More practical information and detailed info on how to get to Mont Saint Michel you can find on the official websites: https://www.ot-montsaintmichel.com/ and http://www.bienvenueaumontsaintmichel.com/en
Mont Saint Michel Facts
Many people are wondering whether Mont Saint-Michel is a castle, a fortress, an island, an abbey… The truth is – it’s all of that, as its role throughout history has been changing and the place served for different purposes.
Mont Saint-Michel is a tidal island, meaning that it’s exposed at low tide and submerged at high tide, connected to the mainland by a man-made causeway.
Due to the mystical surroundings of tidal islands, Mont Saint-Michel has been the site of religious worship since its foundation: the first building constructed on top of it was a small chapel built by St. Aubert, bishop of Avranches, in the 8th century.
St. Aubert claimed to have had visions of the archangel St. Michael telling him to build an abbey on the promontory on the top of the island, which the bishop did but only after the third time St. Michael had appeared in his visions. Soon after that, the site became a pilgrimage center, and in 966 a Benedictine abbey was built there.
Throughout its history, it was damaged and rebuilt many times, due to many wars that took place in France (the French Wars of Religion), but it resisted during the Hundred Years’ War between England and France, which strengthened the faith of the French people.
The turbulent history explains why the abbey was fortified by high walls. After the French Revolution, it was dissolved and soon became a state prison under Napoleon I and remained a prison until it was finally restored in 1874 and classified as a historic monument.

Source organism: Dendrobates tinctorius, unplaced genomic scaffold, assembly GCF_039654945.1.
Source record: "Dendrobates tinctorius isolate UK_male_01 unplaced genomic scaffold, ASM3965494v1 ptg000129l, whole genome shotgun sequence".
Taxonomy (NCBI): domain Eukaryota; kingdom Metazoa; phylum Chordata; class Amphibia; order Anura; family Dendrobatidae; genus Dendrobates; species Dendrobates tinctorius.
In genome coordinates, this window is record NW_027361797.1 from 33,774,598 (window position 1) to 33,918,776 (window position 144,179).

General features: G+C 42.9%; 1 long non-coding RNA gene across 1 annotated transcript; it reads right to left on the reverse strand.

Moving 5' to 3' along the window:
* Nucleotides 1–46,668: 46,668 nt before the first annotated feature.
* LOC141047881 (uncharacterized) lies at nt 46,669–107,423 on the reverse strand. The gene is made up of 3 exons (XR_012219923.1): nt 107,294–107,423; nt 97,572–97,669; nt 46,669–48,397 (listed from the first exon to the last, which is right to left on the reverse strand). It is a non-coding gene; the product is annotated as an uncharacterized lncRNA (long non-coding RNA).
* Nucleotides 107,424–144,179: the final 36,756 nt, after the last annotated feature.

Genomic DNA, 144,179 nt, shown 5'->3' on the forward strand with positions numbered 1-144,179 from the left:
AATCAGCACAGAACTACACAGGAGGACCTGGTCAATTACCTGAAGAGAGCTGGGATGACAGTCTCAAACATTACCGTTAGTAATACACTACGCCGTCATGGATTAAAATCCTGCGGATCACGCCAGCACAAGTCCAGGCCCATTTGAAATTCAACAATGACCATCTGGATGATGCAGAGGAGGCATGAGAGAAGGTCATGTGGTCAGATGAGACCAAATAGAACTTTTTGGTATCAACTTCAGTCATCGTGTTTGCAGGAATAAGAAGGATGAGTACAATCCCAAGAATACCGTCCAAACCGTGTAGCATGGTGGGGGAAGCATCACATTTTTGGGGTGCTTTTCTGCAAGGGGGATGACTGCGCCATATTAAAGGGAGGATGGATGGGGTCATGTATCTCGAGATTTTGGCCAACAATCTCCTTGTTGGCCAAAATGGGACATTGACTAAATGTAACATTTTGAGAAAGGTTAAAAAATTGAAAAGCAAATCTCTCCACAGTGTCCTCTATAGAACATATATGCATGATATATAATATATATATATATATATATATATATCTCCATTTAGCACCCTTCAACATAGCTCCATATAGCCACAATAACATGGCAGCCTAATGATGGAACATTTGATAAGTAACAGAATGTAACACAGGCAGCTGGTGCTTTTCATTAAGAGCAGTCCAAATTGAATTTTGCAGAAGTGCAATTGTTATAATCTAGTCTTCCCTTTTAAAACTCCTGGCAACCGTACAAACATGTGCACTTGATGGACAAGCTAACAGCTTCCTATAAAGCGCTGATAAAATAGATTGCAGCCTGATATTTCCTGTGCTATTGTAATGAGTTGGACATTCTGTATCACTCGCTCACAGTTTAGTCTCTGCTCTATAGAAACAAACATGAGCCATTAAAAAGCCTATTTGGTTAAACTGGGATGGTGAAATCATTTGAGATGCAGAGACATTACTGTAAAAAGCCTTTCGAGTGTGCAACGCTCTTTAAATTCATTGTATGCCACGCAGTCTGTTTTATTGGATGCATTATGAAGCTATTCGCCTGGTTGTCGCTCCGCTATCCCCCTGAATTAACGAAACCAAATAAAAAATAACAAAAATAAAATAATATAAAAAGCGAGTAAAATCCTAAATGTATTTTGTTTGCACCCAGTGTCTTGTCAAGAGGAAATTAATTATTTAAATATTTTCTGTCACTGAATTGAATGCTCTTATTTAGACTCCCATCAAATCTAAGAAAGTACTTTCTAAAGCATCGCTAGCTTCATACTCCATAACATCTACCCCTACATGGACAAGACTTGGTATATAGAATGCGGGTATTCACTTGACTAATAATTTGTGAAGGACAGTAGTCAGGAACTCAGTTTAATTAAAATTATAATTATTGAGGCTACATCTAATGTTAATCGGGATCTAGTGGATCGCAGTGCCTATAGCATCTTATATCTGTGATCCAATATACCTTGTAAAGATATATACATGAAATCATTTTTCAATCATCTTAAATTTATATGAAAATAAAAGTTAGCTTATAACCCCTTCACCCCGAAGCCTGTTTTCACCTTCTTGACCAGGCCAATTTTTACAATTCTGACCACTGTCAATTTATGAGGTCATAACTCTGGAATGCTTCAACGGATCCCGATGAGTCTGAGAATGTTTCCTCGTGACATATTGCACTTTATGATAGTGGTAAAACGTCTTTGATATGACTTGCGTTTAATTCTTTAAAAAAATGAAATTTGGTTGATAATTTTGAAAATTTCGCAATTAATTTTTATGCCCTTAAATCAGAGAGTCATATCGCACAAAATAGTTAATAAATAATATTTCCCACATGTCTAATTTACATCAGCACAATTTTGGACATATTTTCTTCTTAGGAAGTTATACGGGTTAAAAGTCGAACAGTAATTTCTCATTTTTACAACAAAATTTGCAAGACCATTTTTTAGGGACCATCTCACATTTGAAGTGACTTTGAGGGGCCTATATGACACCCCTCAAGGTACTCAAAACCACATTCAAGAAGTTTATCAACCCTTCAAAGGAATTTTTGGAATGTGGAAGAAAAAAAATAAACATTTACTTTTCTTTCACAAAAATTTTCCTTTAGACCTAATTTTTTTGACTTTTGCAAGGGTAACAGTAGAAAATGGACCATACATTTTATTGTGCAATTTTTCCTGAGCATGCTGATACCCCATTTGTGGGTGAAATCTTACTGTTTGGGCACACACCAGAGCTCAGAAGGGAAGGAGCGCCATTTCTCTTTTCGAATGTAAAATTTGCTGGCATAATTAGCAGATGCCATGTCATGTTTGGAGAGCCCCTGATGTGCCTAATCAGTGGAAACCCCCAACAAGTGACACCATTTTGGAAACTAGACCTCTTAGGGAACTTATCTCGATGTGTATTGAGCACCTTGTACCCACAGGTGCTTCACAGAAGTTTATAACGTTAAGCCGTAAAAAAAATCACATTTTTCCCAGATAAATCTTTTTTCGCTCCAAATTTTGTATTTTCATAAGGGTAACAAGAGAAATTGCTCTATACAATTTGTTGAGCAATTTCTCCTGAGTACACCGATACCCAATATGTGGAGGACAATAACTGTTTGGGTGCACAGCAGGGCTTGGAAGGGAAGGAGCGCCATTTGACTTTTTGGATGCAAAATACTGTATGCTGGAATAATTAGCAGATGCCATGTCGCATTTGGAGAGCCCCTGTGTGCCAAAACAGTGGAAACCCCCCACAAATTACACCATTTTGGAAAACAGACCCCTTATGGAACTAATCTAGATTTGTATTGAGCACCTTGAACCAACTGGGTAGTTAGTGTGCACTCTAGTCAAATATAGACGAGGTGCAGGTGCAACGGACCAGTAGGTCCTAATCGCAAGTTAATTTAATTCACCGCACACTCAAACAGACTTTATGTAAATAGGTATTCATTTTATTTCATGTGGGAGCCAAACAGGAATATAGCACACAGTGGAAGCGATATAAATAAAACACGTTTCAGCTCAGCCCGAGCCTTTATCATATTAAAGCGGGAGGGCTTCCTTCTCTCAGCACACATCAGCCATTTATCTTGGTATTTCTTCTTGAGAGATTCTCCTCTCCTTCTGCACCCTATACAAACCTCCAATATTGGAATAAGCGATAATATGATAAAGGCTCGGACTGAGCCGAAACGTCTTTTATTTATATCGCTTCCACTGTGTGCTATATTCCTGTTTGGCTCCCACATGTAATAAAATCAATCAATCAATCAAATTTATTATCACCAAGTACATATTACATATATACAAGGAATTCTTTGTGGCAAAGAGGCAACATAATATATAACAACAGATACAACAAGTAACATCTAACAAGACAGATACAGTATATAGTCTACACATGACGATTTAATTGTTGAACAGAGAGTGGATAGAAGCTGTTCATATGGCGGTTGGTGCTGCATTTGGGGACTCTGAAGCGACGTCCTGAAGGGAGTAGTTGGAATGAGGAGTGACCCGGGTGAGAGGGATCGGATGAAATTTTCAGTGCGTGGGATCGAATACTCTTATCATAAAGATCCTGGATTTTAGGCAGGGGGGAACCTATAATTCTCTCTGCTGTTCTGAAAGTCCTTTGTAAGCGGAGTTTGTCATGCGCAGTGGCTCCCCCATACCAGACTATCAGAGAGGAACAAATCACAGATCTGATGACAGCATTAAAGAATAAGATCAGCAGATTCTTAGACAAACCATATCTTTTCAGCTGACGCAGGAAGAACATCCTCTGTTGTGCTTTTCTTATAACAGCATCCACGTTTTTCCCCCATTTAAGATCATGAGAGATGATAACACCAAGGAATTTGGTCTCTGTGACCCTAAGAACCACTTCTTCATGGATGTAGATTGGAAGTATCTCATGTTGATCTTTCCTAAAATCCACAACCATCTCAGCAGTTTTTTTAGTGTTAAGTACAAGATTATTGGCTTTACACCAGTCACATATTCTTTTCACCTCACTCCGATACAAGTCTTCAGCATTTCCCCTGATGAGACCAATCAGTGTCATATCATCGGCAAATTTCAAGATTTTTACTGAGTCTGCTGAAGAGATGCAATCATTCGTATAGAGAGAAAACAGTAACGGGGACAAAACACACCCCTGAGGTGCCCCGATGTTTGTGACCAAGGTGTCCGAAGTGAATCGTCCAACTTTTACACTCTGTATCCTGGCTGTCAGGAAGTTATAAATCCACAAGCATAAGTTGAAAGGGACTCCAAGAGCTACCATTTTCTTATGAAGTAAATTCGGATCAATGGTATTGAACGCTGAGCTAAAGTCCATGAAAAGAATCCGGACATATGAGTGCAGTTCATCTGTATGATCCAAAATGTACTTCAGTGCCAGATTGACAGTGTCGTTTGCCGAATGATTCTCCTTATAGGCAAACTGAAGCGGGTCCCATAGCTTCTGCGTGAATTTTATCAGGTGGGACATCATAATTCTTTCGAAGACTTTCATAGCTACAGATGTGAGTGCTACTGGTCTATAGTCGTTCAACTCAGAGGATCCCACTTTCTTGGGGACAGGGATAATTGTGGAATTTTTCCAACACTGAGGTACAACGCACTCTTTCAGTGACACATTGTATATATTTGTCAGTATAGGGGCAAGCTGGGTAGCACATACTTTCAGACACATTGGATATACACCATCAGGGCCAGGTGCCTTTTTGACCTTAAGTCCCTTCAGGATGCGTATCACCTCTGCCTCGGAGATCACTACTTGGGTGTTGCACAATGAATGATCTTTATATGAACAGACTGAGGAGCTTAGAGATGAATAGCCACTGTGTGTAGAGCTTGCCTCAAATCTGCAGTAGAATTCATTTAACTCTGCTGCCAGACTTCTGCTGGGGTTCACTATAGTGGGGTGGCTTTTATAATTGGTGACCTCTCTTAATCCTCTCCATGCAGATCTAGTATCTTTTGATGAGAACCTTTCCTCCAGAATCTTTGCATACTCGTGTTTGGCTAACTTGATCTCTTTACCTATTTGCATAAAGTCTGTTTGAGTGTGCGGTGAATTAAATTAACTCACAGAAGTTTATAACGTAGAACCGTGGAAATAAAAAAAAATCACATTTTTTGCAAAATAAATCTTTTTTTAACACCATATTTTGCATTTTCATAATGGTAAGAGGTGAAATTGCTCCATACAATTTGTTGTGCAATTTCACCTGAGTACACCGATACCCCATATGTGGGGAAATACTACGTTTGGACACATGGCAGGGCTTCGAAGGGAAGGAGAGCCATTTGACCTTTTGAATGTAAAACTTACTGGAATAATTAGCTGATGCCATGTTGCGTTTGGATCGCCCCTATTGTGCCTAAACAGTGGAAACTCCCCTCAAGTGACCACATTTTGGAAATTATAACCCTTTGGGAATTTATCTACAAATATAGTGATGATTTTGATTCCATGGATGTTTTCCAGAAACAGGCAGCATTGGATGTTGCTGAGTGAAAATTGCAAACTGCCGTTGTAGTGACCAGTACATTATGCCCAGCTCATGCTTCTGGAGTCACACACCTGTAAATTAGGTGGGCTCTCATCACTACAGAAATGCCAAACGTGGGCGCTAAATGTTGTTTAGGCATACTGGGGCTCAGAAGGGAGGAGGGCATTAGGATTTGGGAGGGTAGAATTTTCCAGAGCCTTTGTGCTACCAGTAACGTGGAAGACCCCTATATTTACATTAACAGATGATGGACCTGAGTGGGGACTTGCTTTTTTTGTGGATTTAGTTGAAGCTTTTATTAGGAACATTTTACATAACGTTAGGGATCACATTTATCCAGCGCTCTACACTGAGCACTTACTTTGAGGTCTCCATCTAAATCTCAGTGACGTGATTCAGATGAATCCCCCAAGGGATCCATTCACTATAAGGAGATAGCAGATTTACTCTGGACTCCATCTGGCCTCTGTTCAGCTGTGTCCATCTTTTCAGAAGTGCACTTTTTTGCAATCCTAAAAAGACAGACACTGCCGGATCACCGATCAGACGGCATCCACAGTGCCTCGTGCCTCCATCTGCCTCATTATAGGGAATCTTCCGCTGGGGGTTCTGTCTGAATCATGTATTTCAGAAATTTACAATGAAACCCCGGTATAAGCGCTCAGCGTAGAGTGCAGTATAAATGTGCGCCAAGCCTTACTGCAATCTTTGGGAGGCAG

Since then, many works on the abbey have been conducted until the present day, which has made Mont Saint-Michel one of the most important religious and historical monuments in France.
What to Do in Mont Saint Michel?
1. Mont Saint Michel Abbey
The main place to visit is the abbey church perched on the top, built in Romanesque and Gothic style in the period from the 11th to 16th centuries. The tower and the spire, crowned by a statue of St. Michael, were added in the 19th century, while some other buildings, military walls, and the village surrounding the abbey were built in different periods throughout history.
There is a breathtaking panoramic view of the bay from the medieval walls (built from the 13th to the 15th century) which you can access during a regular Abbey tour. The visit to the Abbey is an absolute must once you come to the site, but beware: it can take time to visit and you have to be in decent physical shape in order to endure the tour! There is a lot of climbing involved and a lot of stairs.